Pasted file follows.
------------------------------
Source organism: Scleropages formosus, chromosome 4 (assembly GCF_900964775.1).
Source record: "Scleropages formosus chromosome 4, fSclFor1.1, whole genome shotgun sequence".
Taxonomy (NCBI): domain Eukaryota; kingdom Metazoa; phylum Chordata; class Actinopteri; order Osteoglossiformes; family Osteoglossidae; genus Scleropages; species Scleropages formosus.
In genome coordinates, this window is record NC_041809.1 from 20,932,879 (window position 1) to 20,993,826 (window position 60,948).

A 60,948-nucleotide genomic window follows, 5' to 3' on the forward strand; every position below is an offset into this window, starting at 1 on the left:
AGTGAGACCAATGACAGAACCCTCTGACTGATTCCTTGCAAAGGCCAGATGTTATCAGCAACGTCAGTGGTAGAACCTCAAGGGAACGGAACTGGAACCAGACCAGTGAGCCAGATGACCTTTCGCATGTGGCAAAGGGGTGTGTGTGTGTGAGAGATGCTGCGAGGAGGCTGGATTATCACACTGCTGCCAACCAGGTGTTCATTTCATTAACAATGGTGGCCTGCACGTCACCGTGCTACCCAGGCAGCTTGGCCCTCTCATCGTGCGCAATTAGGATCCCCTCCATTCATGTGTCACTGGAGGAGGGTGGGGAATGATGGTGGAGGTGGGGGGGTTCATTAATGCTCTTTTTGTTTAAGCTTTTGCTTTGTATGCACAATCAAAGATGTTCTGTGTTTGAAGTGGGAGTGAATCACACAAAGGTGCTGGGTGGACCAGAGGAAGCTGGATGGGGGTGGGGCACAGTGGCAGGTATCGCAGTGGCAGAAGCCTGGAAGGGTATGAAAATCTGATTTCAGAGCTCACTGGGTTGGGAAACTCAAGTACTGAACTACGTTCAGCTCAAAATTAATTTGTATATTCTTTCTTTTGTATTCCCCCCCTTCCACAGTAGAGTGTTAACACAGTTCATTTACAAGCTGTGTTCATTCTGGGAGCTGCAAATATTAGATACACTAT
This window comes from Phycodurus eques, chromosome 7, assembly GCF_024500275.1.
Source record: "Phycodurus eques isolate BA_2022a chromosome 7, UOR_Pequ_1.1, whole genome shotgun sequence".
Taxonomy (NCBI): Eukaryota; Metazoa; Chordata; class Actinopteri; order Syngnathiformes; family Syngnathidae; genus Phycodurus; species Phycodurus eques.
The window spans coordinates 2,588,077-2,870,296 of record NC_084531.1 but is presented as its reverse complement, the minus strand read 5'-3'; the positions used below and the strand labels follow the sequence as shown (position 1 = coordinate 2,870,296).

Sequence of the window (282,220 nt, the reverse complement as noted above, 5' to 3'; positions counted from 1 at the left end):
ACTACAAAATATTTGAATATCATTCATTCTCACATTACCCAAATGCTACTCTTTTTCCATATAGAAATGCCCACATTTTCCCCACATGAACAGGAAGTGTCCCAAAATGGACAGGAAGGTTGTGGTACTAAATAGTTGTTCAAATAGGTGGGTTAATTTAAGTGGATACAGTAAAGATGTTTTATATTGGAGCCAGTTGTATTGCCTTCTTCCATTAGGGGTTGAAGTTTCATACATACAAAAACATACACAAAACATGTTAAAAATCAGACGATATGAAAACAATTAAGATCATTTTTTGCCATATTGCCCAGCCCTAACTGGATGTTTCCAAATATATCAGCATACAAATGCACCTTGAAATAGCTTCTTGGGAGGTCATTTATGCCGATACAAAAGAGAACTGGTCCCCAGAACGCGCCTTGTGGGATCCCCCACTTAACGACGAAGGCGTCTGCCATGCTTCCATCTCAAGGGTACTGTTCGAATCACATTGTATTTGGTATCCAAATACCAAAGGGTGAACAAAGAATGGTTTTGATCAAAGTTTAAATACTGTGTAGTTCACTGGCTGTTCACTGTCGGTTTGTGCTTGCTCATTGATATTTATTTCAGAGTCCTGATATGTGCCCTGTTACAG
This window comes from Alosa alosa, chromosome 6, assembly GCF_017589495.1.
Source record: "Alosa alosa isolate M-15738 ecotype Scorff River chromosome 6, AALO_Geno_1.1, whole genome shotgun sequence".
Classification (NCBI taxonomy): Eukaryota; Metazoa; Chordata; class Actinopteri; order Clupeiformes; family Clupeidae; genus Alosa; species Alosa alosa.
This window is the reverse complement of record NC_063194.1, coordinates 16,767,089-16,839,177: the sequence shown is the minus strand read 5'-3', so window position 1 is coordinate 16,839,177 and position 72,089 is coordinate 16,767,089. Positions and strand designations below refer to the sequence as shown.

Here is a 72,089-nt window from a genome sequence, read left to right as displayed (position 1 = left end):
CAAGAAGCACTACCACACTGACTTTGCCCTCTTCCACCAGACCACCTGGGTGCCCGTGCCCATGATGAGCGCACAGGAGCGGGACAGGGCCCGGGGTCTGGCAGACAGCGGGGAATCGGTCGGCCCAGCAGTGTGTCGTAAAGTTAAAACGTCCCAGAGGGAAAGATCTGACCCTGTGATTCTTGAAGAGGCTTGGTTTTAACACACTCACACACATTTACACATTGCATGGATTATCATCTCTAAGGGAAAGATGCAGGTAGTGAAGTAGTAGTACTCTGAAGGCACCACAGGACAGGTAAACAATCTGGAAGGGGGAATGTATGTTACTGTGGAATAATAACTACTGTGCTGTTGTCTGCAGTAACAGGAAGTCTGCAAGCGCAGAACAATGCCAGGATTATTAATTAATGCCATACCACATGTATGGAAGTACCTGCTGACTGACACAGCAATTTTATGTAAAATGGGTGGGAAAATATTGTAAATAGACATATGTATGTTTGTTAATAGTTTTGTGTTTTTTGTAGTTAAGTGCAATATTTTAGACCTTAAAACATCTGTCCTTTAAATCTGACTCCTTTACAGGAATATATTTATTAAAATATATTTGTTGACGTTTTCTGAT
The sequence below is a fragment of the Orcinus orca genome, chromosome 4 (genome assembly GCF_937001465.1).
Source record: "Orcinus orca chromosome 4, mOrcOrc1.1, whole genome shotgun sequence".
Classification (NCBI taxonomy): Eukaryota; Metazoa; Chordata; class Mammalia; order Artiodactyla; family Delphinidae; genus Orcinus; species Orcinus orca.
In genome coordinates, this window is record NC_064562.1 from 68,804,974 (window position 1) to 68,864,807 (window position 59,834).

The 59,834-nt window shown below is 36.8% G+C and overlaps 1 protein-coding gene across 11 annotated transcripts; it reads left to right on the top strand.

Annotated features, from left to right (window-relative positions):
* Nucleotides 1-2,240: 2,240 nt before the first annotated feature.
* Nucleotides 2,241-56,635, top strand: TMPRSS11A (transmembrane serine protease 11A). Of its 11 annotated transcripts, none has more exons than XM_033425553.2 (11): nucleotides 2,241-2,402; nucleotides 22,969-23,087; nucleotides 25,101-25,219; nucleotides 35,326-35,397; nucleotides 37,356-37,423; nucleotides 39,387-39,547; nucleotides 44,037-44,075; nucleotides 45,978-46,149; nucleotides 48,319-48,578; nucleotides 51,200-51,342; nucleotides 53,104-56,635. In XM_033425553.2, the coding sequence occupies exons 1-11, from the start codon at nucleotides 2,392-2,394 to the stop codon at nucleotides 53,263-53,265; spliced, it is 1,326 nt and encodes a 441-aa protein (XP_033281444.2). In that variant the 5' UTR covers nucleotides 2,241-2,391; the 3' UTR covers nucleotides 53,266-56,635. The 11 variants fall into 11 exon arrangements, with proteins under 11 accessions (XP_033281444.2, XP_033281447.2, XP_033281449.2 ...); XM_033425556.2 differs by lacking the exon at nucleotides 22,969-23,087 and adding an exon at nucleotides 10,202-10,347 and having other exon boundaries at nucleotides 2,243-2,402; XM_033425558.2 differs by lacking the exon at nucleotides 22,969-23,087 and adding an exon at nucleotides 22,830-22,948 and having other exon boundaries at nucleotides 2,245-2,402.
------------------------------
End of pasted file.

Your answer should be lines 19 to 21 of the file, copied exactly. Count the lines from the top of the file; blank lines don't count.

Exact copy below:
The sequence below is a fragment of the Orcinus orca genome, chromosome 4 (genome assembly GCF_937001465.1).
Source record: "Orcinus orca chromosome 4, mOrcOrc1.1, whole genome shotgun sequence".
Classification (NCBI taxonomy): Eukaryota; Metazoa; Chordata; class Mammalia; order Artiodactyla; family Delphinidae; genus Orcinus; species Orcinus orca.